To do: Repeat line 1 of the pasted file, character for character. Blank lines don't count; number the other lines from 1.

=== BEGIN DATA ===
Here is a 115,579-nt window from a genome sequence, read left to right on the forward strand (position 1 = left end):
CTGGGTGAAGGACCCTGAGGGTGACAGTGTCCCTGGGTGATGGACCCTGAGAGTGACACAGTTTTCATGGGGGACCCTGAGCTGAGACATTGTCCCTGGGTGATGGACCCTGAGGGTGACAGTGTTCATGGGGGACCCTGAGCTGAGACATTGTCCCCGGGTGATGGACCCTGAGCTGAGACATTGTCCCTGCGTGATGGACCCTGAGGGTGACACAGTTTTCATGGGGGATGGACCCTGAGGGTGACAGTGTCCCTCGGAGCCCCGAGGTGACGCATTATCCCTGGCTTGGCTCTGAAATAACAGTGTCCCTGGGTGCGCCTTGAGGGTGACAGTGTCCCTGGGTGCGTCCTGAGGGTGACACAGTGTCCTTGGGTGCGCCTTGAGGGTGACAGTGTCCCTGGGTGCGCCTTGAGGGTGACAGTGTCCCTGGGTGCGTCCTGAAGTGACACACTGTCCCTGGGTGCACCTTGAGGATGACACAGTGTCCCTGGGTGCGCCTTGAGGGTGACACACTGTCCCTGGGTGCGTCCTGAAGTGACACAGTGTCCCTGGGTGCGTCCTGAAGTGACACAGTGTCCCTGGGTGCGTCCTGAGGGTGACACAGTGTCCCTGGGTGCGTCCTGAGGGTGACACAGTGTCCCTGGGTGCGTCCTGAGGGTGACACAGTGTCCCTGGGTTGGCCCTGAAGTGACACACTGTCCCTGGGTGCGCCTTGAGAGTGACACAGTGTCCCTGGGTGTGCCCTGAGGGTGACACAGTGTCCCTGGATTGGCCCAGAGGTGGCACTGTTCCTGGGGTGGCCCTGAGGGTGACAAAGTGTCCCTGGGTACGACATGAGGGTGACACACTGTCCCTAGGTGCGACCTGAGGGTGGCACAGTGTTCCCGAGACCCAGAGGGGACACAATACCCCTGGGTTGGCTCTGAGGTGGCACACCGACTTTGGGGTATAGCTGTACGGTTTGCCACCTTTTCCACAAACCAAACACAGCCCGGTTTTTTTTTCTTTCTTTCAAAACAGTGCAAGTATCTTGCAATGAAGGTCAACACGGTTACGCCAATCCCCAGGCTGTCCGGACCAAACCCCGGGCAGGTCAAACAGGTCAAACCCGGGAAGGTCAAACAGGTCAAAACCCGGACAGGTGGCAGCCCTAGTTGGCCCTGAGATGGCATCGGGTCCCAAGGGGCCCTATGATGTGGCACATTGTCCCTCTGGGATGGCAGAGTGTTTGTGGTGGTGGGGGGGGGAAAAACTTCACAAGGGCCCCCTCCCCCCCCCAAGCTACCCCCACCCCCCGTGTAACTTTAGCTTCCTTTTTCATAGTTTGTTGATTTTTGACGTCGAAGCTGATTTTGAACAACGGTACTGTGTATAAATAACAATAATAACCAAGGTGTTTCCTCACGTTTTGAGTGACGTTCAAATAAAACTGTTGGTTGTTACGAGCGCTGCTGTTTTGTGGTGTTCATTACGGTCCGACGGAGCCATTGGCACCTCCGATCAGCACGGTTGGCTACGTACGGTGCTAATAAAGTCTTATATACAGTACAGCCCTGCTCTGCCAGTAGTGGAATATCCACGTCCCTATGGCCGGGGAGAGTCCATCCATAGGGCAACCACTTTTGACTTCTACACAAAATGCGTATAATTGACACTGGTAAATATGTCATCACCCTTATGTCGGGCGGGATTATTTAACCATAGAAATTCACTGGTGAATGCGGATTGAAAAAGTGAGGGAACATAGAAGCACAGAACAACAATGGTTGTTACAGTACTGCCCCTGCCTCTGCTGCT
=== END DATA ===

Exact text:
Here is a 115,579-nt window from a genome sequence, read left to right on the forward strand (position 1 = left end):